Troubleshooting the Hyper-V Virtual Switch – Part 1

Hyper-V’s virtual switch is a stumbling block for newcomers on a good day, so it’s certainly no picnic when something goes wrong. This series will arm you with tips, tricks, and tools to solve your dilemma. Part one will discuss a functional but ailing switch. Part two will help you with a completely broken switch.

This post series assumes you have a solid fundamental understanding of the Hyper-V virtual switch. If you do not, please start with our introductory material on the subject.

Troubleshooting a Poorly Performing Switch

So, you made your switch, but performance isn’t right? Before you do anything, make sure you are testing the problem appropriately. Most problem reports come to me from someone performing a file copy. That’s like citing Wikipedia — it’s a good starting point, but you can’t quote it as a reliable source if you want to be taken seriously. File copy is not a professional network testing tool. If you can’t afford professional network testing software, use iPerf. If you don’t want to go through all the drama of compiling iPerf, then get JPerf. JPerf has a Java-based GUI, but it comes bundled with a Windows-compiled version of iPerf that you can use from the command line.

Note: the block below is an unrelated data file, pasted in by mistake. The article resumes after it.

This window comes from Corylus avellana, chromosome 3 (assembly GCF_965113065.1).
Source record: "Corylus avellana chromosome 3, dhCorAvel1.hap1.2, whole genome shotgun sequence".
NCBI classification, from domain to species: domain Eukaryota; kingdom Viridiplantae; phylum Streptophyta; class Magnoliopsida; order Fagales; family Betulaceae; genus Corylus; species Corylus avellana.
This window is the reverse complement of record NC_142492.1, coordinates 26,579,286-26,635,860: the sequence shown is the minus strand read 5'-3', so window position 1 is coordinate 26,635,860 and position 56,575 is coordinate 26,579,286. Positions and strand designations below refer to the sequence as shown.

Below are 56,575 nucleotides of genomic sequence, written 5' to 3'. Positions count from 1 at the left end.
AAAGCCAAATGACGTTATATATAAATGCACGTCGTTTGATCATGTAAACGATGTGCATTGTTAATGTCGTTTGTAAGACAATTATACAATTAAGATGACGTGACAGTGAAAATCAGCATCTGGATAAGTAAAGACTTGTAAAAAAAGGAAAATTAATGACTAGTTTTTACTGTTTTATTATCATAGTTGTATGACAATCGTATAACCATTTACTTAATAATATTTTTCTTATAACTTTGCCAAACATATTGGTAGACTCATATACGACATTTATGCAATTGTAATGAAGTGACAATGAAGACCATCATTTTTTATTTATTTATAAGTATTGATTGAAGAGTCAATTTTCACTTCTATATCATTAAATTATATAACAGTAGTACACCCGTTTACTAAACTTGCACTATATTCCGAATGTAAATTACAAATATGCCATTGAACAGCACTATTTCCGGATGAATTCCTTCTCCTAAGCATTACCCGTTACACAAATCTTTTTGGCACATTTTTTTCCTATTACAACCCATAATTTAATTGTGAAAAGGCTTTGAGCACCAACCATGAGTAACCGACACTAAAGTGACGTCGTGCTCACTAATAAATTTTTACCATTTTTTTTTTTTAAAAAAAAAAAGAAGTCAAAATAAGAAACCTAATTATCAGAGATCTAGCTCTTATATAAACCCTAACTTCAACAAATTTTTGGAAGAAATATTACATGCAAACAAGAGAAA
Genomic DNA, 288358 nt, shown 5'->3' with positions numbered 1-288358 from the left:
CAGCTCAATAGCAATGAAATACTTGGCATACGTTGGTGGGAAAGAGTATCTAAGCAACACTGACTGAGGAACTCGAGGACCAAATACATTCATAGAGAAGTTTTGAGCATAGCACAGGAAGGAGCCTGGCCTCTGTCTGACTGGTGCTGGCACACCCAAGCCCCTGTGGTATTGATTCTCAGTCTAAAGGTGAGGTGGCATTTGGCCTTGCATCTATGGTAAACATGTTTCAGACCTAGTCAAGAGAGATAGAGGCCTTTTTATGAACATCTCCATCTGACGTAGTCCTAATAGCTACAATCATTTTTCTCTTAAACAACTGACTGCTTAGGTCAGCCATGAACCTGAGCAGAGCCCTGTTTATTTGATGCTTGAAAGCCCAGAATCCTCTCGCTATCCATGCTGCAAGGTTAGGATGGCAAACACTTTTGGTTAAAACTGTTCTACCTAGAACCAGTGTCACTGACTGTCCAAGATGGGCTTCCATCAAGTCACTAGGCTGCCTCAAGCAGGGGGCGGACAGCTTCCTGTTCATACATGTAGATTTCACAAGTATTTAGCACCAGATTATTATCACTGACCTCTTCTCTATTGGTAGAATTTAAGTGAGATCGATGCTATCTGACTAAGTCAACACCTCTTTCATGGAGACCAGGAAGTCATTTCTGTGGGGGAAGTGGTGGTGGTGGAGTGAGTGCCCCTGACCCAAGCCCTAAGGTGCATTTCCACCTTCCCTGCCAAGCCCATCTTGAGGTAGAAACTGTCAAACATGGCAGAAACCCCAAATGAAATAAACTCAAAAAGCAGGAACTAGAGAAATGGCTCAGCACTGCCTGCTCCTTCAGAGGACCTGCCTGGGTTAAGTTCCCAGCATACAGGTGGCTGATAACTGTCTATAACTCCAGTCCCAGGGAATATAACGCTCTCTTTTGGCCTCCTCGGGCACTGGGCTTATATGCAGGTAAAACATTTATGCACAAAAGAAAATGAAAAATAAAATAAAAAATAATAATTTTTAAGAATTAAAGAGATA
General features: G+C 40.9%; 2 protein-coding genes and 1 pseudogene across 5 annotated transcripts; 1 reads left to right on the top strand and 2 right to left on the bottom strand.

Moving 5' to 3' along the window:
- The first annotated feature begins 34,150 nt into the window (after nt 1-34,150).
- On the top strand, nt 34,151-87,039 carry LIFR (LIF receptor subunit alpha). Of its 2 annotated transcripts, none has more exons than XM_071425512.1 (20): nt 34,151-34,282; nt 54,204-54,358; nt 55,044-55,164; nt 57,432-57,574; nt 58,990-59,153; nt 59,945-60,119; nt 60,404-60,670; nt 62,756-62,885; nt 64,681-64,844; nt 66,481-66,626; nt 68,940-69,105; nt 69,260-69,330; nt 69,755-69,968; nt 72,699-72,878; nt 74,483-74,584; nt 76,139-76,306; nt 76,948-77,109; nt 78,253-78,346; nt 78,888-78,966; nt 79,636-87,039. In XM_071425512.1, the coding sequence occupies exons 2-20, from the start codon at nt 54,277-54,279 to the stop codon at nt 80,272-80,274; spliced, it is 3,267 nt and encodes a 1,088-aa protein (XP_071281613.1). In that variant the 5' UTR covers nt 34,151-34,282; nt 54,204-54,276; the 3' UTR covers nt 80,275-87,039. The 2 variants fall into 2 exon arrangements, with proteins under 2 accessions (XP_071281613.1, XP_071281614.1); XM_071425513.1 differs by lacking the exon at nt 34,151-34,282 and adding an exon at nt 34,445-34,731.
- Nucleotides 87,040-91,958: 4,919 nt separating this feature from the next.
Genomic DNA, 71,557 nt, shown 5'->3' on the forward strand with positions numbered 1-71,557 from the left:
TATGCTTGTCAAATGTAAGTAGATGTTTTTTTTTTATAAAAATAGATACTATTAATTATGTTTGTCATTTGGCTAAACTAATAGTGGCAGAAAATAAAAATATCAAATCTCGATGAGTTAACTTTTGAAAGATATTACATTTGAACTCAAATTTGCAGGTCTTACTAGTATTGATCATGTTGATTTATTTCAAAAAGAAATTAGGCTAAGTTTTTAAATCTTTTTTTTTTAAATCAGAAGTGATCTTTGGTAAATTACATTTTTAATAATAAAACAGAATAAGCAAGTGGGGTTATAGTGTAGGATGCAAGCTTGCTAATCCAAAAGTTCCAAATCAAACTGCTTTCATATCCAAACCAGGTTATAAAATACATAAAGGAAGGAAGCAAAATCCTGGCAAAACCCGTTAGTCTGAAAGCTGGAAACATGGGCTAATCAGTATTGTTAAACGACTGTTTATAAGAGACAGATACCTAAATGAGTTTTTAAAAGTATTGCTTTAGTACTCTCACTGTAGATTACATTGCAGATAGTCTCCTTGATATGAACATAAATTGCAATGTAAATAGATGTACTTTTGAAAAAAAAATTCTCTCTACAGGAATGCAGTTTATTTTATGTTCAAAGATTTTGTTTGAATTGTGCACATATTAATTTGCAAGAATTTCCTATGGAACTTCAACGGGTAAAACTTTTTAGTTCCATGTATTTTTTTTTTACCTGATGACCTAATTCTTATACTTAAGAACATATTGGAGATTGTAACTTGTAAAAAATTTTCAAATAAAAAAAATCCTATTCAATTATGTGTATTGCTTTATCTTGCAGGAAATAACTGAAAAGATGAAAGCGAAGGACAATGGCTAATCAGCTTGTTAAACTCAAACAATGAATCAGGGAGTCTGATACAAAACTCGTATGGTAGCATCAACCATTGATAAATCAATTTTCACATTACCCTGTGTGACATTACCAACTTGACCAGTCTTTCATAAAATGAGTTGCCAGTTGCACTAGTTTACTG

Culprit #1: Bad or Misconfigured Cables and Teams

I have lost track of the number of times that problems with a virtual switch (or any network connection, really) were traced back to something as elementary as a bad Ethernet cable. A former coworker of mine had a sticky note on his monitor with three words: “Check Cables First”. Fewer than 2% of all reported computer issues are hardware-related, but easily half of those have something to do with a wire. Cabling is especially an issue if you’re using teamed adapters, because failure detection in a team is surprisingly poor. Use LACP when you can, but even LACP sometimes gets fooled by a broken pair. What I’ve noticed with a bad cable in a team is that connections alternate between perfect and pathetic. This is natural, since some loads are using the good lines while others are getting lost on the bad line. If you’re using the Hyper-V Ports load balancing algorithm and there’s a bad wire, some virtual adapters won’t be able to send at all and the adapters that can’t send will randomize as their VMs are restarted. For the other load-balancing types, connection drops will be intermittent.